As is par for the course this time of year I'm thinking a lot about the idea of "selicha", coming right off the tails of Yom Kippur and selichot. I'm conflicted about the idea of forgiveness/atonement as it's explained in the Talmud (that it wipes away sins and could even become a mitzvah) as I'm not sure if I even see that as an ideal. But I'm even more curious about the actual definition of the word סלח as it's used in prayer/Talmud vs. in Tanakh. A lot of the text and ideas of "atonement" in prayer come from 2 main sources:
(1) The Golden Calf - this is the source for וַיַּעֲבֹ֨ר יְהוָ֥ה ׀ עַל־פָּנָיו֮ וַיִּקְרָא֒ (including the use of the 13 Attributes of Faith in prayer)
(2) The spies -- this is the source for וַיֹּ֣אמֶר יְהוָ֔ה סָלַ֖חְתִּי כִּדְבָרֶֽךָ׃
However, if we look at these stories we see that in the Golden Calf, the version of "forgiveness" that God gives the Jews who sinned with the Golden Calf is simply that He doesn't wipe out the Jewish people and start anew with Moshe. However, this comes after Moshe had already had 3000 people killed for sinning against God (See: Exodus 32:26). This isn't some beautiful "forgiveness" as we want to think of it. This is after taking retribution, God not killing everybody.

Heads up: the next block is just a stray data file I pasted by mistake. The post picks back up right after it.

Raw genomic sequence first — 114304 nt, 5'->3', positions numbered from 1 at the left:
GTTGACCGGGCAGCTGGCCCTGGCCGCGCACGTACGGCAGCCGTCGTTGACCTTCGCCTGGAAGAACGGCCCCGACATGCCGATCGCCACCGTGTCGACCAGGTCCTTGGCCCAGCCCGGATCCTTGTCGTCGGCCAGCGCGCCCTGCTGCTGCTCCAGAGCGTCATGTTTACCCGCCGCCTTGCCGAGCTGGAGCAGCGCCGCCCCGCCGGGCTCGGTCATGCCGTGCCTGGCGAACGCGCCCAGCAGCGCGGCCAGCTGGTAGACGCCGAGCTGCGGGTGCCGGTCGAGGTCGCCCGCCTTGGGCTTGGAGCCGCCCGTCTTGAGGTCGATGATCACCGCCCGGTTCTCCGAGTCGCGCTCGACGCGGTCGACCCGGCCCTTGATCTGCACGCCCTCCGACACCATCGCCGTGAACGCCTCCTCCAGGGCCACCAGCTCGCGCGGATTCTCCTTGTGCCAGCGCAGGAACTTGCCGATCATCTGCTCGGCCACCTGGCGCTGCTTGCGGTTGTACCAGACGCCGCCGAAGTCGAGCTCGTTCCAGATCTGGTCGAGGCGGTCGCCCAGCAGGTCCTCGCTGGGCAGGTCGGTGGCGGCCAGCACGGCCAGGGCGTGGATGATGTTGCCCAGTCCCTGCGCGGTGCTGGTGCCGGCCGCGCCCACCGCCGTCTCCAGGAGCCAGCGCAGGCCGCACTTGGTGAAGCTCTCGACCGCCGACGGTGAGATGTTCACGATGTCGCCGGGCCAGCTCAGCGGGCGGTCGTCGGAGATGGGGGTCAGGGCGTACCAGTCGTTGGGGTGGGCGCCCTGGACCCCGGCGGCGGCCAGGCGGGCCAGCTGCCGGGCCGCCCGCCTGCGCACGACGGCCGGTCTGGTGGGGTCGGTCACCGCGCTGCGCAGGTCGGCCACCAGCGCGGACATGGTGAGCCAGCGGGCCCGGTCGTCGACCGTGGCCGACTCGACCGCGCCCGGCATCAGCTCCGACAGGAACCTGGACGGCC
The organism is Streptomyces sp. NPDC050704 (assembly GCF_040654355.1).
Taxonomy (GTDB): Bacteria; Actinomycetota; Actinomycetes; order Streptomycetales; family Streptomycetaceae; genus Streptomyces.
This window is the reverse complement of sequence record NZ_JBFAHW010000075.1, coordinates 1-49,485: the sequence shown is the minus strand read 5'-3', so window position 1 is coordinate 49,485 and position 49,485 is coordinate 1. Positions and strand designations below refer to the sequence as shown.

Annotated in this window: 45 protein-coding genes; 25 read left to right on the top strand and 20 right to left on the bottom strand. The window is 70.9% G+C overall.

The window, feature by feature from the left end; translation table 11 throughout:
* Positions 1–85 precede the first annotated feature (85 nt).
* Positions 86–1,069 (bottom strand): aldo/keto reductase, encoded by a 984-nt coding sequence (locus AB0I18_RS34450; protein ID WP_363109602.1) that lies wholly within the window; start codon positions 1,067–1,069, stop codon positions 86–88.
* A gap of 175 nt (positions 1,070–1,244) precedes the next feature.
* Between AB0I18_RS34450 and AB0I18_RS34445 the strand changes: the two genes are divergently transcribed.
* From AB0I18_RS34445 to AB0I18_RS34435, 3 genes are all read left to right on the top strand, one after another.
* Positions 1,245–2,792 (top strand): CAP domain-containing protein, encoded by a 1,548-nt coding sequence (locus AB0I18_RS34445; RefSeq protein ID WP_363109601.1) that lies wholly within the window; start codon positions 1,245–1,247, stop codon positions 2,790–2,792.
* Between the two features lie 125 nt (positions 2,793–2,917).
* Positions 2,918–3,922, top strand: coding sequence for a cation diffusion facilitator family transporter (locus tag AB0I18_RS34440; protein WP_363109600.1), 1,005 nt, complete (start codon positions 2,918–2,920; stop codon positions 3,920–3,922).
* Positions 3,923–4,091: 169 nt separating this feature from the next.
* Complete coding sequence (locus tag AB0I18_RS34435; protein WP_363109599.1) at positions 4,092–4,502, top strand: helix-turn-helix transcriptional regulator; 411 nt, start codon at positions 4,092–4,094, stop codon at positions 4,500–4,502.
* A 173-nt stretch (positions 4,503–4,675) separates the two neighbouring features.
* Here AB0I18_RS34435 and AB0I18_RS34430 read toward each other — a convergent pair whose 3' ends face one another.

Similarly, in the story of the spies, God's "forgiveness" that he refers to in "salachti" is that He doesn't kill every Jew. Rather, He wipes them out slowly but surely in the desert over 40 years and nobody can enter the land of Israel.
This stands in stark contrast to the vision of "forgiveness" that is discussed in the Talmud, and to my mind, that we teach in school: this idea and vision that forgiveness is to literally expunge the "sin" from your record.
I'm wondering if maybe this version of forgiveness maybe comes from a mistranslation of the word סלח. Further, I'm wondering if perhaps (and this is kind of a stretch, but hence why I'm asking the all-knowing Internet) if words in Tanakh maybe had much less "internal" meaning than we think of nowadays. That is, maybe the word סלח means "lessen your punishment" and similarly, חשב means "to act in accordance with". I'm just spitballing here and I don't actually have evidence for this claim -- but would be curious what people think about this.
Thanks in advance,